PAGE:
Many states, cities and towns there are statutes or ordinances against loitering which aim to control aggressive begging, soliciting prostitution, drug dealing, blocking entries to stores, public drunkenness or being a public nuisance. Under such laws, the police can arrest someone who refuses to "move along." These laws are sometimes the subject of controversy by critics who claim they are used to target disfavored groups in violation of their constitutional rights.
The following is an example of a state loitering statute:
"A person commits the crime of loitering if he:
- Loiters, remains or wanders about in a public place for the purpose of begging; or
- Loiters or remains in a public place for the purpose of gambling; or
- Loiters or remains in a public place for the purpose of engaging or soliciting another person to engage in prostitution or deviate sexual intercourse; or
- Being masked, loiters, remains or congregates in a public place; or
- Loiters or remains in or about a school, college or university building or grounds after having been told to leave by any authorized official of such school, college or university, and not having any reason or relationship involving custody of or responsibility for a pupil or any other specific, legitimate reason for being there, and not having written permission from a school, college or university administrator; or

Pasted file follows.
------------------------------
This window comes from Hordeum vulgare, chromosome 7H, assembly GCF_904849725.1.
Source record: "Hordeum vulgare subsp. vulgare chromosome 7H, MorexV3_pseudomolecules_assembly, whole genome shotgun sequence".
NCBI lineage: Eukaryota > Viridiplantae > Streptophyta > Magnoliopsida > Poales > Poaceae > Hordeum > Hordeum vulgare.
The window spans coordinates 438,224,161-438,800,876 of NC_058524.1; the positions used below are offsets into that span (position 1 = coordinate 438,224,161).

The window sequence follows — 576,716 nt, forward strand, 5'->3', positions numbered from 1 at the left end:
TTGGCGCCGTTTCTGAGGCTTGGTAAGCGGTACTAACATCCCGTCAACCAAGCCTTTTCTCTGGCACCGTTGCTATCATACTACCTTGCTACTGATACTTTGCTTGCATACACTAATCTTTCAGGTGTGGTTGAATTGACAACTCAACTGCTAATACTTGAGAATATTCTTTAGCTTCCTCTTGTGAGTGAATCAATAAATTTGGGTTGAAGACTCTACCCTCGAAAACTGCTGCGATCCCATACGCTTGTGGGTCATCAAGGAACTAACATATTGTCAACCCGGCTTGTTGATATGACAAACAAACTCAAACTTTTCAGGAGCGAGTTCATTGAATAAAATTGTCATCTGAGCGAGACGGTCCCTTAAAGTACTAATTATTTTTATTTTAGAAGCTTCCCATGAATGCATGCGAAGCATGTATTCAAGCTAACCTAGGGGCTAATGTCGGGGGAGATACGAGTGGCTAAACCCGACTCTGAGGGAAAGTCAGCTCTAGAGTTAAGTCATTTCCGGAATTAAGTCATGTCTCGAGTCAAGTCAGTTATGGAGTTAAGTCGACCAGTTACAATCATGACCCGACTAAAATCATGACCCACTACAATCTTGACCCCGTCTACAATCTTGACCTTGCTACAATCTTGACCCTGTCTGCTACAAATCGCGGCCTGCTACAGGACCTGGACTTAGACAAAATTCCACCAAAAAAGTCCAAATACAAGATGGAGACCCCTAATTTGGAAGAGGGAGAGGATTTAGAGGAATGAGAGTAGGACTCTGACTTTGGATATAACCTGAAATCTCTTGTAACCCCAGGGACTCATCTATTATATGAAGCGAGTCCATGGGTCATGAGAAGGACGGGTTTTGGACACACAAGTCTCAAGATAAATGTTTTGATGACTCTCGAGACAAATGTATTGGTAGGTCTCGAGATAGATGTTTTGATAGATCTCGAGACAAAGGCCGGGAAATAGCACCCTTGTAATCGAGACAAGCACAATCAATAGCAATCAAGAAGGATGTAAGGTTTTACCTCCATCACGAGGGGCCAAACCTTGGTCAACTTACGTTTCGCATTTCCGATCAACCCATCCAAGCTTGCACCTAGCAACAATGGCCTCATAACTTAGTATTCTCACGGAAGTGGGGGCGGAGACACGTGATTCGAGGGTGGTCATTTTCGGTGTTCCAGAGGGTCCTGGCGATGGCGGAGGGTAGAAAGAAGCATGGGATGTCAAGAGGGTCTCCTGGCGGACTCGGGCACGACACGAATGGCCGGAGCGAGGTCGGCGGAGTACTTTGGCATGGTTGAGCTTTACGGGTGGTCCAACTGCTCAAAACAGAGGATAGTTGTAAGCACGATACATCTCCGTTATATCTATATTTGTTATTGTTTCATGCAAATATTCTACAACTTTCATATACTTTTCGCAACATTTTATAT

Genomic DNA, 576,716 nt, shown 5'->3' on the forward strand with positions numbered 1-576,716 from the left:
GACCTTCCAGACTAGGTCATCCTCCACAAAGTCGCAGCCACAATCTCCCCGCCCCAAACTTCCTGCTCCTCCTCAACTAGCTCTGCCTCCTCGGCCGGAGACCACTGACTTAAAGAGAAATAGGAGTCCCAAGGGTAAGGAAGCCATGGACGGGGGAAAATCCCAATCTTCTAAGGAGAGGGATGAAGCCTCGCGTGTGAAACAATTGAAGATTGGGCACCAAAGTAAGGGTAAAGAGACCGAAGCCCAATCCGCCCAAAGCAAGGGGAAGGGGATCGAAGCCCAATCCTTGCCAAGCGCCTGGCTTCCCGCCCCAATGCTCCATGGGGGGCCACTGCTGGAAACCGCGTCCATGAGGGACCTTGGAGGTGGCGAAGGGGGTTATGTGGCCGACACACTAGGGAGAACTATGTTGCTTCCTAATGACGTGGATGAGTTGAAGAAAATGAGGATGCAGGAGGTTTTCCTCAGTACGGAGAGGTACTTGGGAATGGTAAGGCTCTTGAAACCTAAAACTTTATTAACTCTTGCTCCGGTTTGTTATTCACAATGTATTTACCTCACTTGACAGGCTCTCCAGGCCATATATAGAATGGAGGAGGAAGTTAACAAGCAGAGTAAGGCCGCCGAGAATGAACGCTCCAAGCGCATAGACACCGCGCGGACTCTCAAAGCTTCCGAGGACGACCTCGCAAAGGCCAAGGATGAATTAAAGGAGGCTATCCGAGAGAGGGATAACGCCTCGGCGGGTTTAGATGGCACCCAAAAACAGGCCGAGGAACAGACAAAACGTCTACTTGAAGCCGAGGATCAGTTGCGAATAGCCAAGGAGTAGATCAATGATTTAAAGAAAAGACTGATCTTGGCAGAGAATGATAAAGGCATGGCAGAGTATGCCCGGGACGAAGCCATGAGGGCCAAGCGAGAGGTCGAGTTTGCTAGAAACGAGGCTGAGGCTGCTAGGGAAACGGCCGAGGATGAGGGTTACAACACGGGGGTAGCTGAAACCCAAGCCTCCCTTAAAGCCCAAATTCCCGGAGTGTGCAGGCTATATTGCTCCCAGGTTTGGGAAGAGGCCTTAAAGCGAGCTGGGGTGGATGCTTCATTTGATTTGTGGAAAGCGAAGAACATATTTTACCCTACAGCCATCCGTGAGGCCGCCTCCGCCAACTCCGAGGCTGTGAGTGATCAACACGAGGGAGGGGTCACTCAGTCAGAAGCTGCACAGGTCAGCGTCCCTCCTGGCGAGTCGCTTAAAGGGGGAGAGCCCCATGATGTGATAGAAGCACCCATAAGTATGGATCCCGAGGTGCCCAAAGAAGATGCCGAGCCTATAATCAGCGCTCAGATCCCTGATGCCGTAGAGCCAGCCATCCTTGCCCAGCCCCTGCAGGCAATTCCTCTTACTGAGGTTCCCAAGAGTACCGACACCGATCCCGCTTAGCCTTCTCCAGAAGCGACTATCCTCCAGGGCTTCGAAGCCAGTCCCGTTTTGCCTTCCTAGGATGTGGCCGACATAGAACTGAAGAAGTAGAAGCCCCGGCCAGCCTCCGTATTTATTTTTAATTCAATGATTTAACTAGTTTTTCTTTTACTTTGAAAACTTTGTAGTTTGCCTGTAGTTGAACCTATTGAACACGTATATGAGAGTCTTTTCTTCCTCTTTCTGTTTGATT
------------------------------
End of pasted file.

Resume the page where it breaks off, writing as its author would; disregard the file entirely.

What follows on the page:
- Loiters or remains in any transportation facility, unless specifically authorized to do so, for the purpose of soliciting or engaging in any business, trade or commercial transactions involving the sale of merchandise or services; or
- Loiters or remains in any place with one or more persons for purpose of unlawfully using or possessing a dangerous drug."
This is an example of a Massachusetts statute which deals specifically with loitering in areas of public transportation:
"Whoever without right enters, remains in or loiters within a station, waiting room, or terminal of a public transportation facility, or upon the platform, stairs, grounds or other premises of a public transportation facility, after having been forbidden so to do either by notice posted thereon, or by the person who has the lawful control of said premises, or by a railroad, railway or railway express officer or by any police officer, shall be punished by a fine of not more than one hundred dollars and may be arrested without a warrant by such officer and kept in custody in a convenient place, not more than twenty-four hours, Sundays and legal holidays excepted, at or before the expiration of which time he shall be taken before a proper court or magistrate and proceeded against according to law."